Is it a fast like this which I choose, a day for a man to humble himself?
Is it for bowing one’s head like a reed
And for spreading out
sackcloth and ashes as a bed?
Will you call this a fast, even an acceptable day to the LORD?
Is this not the fast which I choose,
To loosen the bonds of wickedness,
To undo the bands of the yoke,
And to let the oppressed go free And break every yoke?
Is it not to divide your bread with the hungry
And bring the homeless poor into the house;
When you see the naked, to cover him;
And not to hide yourself from your own flesh?
Then your light will break out like the dawn,
And your recovery will speedily spring forth;
And your righteousness will go before you;
The glory of the LORD will be your rear guard.
Then you will call, and the LORD will answer;
You will cry, and He will say, ‘Here I am.’
If you remove the yoke from your midst,
The pointing of the finger and speaking wickedness,
And if you give yourself to the hungry
And satisfy the desire of the afflicted,
Then your light will rise in darkness
And your gloom will become like midday.
And the LORD will continually guide you,
And satisfy your desire in scorched places,
And give strength to your bones;
And you will be like a watered garden,
And like a spring of water whose waters do not fail.
Those from among you will rebuild the ancient ruins;
You will raise up the age-old foundations;
And you will be called the repairer of the breach,
The restorer of the streets in which to dwell.
If because of the Sabbath, you turn your foot
From doing your own pleasure on My holy day,
And call the Sabbath a delight, the holy day of the LORD honorable,
And honor it, desisting from your own ways,
From seeking your own pleasure
And speaking your own word,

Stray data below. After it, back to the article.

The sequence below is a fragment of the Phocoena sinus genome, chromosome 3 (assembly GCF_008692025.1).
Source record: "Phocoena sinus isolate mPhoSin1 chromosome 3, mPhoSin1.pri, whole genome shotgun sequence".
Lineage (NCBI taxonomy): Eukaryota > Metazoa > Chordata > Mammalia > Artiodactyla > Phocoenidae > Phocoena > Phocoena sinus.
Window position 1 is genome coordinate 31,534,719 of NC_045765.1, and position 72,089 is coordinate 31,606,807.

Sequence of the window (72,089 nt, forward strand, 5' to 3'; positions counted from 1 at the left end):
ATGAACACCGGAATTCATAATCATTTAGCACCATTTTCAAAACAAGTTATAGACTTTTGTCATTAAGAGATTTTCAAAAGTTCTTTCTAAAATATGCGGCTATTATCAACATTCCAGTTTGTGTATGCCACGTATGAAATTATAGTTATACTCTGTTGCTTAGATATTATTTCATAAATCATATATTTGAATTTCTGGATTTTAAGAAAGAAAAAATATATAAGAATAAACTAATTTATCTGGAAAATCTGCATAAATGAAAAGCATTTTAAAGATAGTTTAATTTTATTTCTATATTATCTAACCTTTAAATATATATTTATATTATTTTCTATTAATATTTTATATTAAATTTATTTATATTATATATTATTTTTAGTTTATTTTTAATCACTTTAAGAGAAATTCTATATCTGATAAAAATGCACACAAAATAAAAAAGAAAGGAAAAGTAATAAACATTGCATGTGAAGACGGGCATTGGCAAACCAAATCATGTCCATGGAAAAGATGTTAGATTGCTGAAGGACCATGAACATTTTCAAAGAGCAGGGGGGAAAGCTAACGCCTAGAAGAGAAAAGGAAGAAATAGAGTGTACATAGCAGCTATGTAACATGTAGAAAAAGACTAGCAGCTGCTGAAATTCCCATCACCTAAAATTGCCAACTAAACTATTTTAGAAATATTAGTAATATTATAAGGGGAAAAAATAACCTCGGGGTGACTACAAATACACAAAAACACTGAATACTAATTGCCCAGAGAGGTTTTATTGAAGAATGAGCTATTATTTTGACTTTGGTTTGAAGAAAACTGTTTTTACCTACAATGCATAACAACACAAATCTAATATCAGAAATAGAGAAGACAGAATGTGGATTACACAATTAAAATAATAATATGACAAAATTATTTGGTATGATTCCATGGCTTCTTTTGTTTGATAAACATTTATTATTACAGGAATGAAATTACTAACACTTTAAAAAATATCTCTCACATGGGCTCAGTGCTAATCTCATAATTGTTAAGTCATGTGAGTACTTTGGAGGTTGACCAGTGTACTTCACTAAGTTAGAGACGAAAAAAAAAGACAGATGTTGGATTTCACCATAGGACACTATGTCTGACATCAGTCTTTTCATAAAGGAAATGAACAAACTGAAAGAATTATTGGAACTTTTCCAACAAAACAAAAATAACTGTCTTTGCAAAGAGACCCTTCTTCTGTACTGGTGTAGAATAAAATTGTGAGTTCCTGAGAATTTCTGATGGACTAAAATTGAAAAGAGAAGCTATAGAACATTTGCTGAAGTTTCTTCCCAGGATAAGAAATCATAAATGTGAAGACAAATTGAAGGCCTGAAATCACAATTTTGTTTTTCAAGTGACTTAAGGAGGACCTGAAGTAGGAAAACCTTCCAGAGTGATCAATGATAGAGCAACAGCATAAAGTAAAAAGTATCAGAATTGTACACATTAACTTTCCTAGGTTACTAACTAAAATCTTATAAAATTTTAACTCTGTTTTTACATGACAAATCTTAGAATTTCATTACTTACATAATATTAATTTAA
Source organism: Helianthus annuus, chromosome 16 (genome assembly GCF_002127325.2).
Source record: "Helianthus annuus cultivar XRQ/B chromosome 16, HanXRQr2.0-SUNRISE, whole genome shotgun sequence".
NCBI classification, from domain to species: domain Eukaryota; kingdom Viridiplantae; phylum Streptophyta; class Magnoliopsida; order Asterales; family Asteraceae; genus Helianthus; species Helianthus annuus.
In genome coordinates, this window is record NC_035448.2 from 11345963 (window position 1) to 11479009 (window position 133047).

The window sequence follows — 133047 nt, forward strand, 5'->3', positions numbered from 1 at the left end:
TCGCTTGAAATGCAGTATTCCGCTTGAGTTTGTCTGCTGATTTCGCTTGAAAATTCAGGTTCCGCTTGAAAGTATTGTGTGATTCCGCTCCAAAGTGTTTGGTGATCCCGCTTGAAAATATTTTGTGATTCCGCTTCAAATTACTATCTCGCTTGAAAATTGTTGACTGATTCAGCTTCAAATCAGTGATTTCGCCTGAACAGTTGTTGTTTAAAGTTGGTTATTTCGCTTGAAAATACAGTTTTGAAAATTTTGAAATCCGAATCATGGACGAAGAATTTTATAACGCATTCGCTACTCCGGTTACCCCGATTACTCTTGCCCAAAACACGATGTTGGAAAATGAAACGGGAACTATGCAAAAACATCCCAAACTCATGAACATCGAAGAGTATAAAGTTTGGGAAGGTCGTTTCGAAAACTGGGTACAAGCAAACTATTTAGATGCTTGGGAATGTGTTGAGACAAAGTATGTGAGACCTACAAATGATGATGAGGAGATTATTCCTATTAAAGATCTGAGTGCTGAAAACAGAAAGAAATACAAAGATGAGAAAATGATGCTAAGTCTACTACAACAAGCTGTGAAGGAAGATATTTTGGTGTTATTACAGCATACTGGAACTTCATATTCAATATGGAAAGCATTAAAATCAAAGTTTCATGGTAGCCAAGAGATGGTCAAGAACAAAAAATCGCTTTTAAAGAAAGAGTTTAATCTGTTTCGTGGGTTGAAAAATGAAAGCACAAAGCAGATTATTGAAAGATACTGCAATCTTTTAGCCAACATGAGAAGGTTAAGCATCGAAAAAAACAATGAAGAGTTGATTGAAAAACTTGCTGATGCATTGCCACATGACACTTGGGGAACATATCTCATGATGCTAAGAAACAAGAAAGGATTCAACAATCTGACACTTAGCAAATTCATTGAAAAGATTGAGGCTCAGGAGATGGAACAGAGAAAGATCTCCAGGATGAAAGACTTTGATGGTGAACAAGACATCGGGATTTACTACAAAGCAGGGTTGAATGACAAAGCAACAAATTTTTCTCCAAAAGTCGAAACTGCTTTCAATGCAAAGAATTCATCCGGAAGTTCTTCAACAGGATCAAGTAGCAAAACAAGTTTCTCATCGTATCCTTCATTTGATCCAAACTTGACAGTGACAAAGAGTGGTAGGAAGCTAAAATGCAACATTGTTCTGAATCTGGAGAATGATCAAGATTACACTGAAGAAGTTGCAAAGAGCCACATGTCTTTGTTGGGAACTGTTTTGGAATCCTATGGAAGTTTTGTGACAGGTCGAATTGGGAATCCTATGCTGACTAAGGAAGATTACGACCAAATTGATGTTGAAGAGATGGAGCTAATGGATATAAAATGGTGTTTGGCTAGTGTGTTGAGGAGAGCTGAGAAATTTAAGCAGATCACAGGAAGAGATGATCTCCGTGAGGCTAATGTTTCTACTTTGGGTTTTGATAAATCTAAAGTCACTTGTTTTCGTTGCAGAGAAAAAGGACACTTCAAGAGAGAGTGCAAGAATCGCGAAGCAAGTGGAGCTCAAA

Then you will take delight in the LORD,
And I will make you ride on the heights of the earth;
And I will feed you with the heritage of Jacob your father,
For the mouth of the LORD has spoken.

Whom will you serve this day? Just because the poor will always be with us, does that mean we should turn a blind eye to them?

May it never be!

When? Tonight!

I heard TobyMac’sCity On Our Knees” for the first time tonight. I’ve listened to it several times now, trying to let the words soak into my mind and my heart.

If you gotta start somewhere why not here, If you gotta start sometime why not now, If we gotta start somewhere I say here, If we gotta start sometime I say now…

It’s a pop song. It’s sugar coated, and simplistic. It’s not the kind of thing I would normally listen to. Still…something about this song calls out to me.

Through the fog there is hope in the distance, From cathedrals to third world missions, Love will fall to the earth like a crashing wave…

A pastor said recently, there is often great truth in even the simplest of songs (my paraphrase). He’s right. In fact, I’d say he’s directly on target.

Tonight’s the night, For the sinners and the saints, Two worlds collide in a beautiful display